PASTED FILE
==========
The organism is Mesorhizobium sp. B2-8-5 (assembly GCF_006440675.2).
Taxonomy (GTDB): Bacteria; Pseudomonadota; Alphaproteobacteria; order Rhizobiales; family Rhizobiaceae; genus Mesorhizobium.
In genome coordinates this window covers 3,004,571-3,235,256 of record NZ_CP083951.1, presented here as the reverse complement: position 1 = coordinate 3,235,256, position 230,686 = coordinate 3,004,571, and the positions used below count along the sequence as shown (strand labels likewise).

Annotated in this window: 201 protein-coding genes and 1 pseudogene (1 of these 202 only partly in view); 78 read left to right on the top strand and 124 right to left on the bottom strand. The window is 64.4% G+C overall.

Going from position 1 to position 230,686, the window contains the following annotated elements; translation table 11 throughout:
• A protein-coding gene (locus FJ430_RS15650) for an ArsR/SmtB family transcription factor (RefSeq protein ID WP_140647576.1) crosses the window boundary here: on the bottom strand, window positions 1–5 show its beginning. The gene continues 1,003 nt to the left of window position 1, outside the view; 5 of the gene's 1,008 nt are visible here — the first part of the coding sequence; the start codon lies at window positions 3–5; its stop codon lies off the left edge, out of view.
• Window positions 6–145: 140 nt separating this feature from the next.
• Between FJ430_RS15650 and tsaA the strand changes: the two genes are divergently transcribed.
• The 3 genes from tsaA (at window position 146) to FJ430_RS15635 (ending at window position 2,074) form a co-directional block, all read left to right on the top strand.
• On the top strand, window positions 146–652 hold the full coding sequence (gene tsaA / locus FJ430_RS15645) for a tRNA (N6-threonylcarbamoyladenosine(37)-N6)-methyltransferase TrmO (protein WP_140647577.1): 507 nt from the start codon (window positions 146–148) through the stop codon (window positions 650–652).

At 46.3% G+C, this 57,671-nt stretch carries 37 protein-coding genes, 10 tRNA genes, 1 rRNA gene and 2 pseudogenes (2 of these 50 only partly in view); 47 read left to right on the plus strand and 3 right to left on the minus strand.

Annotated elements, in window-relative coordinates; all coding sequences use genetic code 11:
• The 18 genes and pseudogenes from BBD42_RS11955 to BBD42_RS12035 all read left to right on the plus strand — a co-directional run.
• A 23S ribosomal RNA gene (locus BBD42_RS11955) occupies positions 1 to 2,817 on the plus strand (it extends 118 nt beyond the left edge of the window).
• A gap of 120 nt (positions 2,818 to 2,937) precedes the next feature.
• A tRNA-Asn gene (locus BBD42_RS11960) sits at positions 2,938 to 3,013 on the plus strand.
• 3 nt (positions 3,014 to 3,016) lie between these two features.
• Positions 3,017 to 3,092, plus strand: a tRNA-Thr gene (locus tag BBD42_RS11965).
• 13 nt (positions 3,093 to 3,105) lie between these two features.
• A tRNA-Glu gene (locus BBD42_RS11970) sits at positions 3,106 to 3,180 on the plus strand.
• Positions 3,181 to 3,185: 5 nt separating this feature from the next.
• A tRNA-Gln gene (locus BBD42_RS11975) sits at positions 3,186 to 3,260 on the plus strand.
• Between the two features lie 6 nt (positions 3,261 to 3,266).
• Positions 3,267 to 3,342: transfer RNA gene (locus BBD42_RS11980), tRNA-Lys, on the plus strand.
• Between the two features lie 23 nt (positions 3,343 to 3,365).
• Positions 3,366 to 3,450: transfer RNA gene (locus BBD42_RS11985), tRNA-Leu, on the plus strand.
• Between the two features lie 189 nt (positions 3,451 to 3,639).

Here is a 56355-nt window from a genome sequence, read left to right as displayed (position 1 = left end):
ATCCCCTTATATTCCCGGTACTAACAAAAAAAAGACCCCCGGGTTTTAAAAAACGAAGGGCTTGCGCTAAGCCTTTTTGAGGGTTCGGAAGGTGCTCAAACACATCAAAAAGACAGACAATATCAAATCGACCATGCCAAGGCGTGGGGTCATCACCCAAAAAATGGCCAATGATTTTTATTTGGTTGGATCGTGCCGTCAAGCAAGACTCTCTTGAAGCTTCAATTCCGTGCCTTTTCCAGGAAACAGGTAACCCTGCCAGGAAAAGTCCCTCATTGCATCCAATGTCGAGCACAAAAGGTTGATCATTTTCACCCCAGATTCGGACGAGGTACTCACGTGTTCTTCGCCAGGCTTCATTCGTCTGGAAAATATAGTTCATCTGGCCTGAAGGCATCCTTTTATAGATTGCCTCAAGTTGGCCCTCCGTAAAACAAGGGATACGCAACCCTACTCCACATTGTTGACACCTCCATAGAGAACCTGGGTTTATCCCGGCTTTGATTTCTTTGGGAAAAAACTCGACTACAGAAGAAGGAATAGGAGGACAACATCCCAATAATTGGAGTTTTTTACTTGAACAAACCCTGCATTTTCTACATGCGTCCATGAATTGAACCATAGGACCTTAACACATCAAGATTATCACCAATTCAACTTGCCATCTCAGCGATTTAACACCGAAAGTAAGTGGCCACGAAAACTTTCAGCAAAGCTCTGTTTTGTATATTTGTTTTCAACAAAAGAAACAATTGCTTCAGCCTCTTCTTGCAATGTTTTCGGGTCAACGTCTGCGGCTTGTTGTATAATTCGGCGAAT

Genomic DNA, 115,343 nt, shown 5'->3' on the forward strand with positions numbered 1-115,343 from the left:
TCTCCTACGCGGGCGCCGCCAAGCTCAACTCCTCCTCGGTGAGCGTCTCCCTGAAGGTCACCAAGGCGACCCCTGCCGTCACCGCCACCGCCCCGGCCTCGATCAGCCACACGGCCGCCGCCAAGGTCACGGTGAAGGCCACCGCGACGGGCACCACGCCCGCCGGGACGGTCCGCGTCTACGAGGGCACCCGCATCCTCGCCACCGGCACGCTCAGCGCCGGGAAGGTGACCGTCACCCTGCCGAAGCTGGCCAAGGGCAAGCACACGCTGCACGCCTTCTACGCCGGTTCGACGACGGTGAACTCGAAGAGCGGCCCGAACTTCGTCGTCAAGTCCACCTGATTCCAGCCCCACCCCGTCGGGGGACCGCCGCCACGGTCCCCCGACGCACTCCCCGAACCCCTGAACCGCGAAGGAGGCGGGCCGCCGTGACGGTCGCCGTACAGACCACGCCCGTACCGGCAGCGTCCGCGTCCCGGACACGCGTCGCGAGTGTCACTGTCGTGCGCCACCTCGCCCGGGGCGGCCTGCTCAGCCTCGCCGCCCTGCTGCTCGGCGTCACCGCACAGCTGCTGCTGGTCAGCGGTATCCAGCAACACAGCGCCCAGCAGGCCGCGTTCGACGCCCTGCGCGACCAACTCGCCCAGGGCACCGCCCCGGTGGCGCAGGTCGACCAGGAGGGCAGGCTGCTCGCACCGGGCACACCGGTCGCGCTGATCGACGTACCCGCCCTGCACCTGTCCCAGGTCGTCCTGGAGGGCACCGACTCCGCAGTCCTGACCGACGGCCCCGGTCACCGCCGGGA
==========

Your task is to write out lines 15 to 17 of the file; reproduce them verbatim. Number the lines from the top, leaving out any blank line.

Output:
• A gap of 120 nt (positions 2,818 to 2,937) precedes the next feature.
• A tRNA-Asn gene (locus BBD42_RS11960) sits at positions 2,938 to 3,013 on the plus strand.
• 3 nt (positions 3,014 to 3,016) lie between these two features.